Australia's Belmonte vs. Finland's Palermaa prove all two-handed bowlers aren't the same


    2011-12 PBA Tour #2

    PBA's premier two-handed players have grown and prospered worlds apart, literally and figuratively

    201112PBA05JasonBelmonte.jpg201112PBA05OskuPalermaa3.jpgJason Belmonte (pictured left) and Osku Palermaa (right9 aren't the only two-handed bowlers to make waves in bowling, but the fact that they have risen to the top of the game at virtually the same age, but half a world apart, is too ironic to ignore.

    And while their stories are similar in many aspects, they remain worlds apart as competitors and bowling stylists.

    For starters, Belmonte grew up in Orange, New South Wales, Australia. Born on July 29, 1983, he's the older of the two by 112 days. "Belmo" is 5-foot-10 and weighs 185 pounds. Palermaa, who also is 28, was born on Nov. 18, 1983 and grew up in Espoo, Finland. He is 6-foot and weighs 200 pounds.

    "It's pretty weird how our stories are the same, and we're the same age," said Palermaa. "We just happened to live, one here and the other on the other side of the globe. The only difference is (Belmo's) father owned a bowling center and mine worked at one."

    Both naturally migrated to the two-handed technique as tots, far too young to be able to pick up a bowling ball and throw it with one hand. So they independently learned to roll the ball using two hands. Neither had mentors teaching them the technique because it just wasn't the way you were supposed to bowl. But for them, it worked.

    201112PBAOskuPalermaa.jpgAnd even though they both engage both hands in their delivery, they don't think they bowl the same, at all.

    "We actually throw the ball quite a bit different," Palermaa (left) said, "but there are similarities as well. I guess I'm a little more powerful. I have a little more speed and more revs. I've been working on getting the revs down and I think he has been, also. I'm also working on slowing my speed. With the bowling balls we have now, it's not an advantage to have 500, 600 revs."

    Belmonte agrees.

    "Just like one-handed bowlers, no two two-handers will throw the ball alike," he said. "It's kind of frustrating to put us all into one category, that we throw the ball the same, because we're different people, we're different bowlers.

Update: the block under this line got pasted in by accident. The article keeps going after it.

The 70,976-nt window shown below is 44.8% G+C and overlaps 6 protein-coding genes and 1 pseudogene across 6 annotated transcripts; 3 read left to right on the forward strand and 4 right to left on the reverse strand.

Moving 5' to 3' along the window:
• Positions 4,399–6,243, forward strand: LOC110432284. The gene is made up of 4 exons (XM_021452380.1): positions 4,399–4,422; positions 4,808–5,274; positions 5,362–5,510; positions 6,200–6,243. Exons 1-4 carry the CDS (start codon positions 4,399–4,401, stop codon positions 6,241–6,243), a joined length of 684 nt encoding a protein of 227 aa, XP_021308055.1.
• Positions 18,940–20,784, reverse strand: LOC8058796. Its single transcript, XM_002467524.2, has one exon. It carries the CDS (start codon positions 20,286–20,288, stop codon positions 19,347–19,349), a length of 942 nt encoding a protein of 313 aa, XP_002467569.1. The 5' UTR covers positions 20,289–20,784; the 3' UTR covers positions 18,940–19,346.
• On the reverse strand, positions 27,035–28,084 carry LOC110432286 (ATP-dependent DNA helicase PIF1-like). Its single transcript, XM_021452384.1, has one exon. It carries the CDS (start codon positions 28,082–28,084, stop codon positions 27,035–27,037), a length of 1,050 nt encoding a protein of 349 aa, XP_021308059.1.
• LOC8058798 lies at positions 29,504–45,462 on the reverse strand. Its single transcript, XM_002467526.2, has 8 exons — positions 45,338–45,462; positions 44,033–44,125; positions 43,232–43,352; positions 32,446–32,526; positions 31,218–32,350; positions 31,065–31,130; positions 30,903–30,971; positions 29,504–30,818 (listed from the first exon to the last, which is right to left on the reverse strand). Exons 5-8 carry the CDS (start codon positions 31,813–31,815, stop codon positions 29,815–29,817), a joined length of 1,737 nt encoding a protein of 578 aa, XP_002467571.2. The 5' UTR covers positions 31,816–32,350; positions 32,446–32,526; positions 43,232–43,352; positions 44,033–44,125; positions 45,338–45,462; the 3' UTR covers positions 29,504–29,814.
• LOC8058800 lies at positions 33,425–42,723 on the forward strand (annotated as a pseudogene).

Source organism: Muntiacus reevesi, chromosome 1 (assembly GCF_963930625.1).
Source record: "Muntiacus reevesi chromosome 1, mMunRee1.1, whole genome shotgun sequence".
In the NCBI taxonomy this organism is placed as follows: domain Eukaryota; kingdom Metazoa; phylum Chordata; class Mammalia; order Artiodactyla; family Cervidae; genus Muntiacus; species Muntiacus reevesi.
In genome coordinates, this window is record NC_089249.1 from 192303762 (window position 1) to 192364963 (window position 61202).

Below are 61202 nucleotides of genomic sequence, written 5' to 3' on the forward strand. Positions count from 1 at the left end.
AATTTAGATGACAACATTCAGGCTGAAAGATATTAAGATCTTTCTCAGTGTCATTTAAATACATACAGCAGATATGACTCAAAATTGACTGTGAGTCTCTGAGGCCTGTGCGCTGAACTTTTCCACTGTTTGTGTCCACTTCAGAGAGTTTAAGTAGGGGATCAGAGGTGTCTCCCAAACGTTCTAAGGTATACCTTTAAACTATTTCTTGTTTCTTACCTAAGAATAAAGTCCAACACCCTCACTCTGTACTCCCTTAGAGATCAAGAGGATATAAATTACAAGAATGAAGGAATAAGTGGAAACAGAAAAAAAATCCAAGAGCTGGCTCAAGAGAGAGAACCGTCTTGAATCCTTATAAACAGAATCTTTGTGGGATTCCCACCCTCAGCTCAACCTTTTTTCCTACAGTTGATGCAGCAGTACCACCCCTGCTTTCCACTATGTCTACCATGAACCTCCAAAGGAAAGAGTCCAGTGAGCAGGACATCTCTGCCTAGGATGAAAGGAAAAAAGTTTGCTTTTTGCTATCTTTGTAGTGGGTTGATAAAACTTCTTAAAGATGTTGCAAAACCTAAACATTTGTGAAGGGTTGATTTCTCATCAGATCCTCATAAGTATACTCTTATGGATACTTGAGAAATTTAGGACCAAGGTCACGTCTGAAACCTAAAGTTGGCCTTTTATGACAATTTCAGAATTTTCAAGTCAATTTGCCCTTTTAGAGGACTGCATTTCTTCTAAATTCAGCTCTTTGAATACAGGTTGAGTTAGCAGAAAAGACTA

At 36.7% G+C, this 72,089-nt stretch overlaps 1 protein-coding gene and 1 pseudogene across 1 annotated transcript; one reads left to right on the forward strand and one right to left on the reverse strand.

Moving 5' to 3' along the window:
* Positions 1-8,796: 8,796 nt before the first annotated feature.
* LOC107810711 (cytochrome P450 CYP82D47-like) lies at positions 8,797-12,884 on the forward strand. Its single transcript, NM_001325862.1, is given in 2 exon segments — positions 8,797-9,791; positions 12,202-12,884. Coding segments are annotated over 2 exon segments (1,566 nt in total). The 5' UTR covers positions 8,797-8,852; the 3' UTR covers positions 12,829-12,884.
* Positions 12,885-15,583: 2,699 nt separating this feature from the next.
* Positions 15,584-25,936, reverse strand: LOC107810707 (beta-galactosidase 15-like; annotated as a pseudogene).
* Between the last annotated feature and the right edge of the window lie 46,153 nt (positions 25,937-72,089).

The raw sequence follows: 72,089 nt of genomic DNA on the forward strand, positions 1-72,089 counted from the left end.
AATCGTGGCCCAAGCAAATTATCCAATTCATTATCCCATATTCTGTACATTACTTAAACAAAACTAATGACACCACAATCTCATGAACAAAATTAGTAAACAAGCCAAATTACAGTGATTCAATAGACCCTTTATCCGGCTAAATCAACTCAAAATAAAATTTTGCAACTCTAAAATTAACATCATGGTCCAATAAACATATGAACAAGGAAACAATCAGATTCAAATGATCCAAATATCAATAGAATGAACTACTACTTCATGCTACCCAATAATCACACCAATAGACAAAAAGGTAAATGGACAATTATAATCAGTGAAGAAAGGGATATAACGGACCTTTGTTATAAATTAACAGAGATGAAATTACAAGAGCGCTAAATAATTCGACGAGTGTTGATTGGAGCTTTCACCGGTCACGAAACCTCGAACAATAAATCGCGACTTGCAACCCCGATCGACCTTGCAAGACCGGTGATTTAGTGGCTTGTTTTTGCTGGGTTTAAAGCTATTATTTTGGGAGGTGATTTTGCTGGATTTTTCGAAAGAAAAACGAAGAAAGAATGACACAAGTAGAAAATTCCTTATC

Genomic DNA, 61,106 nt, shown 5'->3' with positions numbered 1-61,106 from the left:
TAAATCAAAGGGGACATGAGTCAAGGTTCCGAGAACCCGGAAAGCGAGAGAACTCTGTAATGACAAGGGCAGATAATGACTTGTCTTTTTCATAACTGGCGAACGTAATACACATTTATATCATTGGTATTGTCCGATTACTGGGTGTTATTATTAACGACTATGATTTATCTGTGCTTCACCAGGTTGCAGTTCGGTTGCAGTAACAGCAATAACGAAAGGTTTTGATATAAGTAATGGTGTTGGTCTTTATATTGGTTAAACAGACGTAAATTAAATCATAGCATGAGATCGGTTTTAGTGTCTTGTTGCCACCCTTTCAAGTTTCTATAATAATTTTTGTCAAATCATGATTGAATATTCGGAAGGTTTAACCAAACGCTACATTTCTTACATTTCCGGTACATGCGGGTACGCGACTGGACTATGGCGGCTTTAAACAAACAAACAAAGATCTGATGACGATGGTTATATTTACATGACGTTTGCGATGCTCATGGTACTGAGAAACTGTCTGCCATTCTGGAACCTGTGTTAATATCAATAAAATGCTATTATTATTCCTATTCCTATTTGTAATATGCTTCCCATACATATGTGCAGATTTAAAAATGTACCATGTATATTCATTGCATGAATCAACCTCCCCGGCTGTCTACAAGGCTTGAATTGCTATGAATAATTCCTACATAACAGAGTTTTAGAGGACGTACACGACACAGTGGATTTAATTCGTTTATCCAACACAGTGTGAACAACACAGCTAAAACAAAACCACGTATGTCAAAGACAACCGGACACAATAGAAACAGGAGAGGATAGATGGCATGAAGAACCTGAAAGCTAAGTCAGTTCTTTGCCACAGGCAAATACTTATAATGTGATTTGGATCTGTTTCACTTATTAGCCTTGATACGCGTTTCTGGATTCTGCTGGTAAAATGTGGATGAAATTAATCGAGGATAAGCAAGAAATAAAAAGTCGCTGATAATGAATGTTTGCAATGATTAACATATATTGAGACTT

"Osku has his skills and I have mine. It's like saying Pete Weber and Walter Ray throw the ball the same because they throw the ball one-handed. It's a really ridiculous comment. And what about Brian Valenta (another two-handed PBA Tour player who lives in Lockport, Ill.)?

    201112PBAJasonBelmonte.jpg "I could keep going. Of every two-hander I've ever seen, no one throws the ball like me, and I don't throw it like them, and I've never seen two who are alike.

    "It's just another style," Belmonte (right) said, "and you put your own spin on it – your own touch, your own personality. Unless there are two people who are identical in every way, shape and form, then perhaps they could bowl the same. But as far as I know there are no two bowlers who are alike.

    "There are a lot of things (Osku and I) have in common. Our rev rates are high, our ball speeds are high. But Osku's tilt on the ball, his hand position, his feet are a lot different than mine. I can't quite throw it a million miles an hour like he can, but we also share a lot of traits.

    "We have really quick steps, we're both very much over the ball at the release point, our follow-throughs are very close, right in front of our faces. There are a lot of similarities, but we're a world apart, too."

    The bottom line for Belmonte is, he no longer feels like an oddity. He and Palermaa and a handful of others have provide the two-handed style is a legitimate, effective way to bowl, and it appears there are a growing number of young people who are embracing the high-revolution, pin-scattering technique as their way of playing the game.

    "Seven or eight years ago, you didn't see a single person bowling two-handed. Now you see Osku, and Brian Valenta, and Cassidy Schaub, and others. I get all kinds of e-mails from people who want to learn how to do it. It's really an inspiration."

    Belmonte and Palermaa will meet in a PBA Tour televised contest for the third time when ESPN airs the finals of the Chameleon Open Sunday at 3 p.m. ET.

    In their two previous meetings, Palermaa has won both times, defeating Belmonte, 182-176, in the 2010 GEICO Shark Championship semifinal match and 10-6 in a one-ball roll-off after they tied at 203-203 in round one of the PBA World Championship elimination finals, knocking Belmonte out of title contention in that event.


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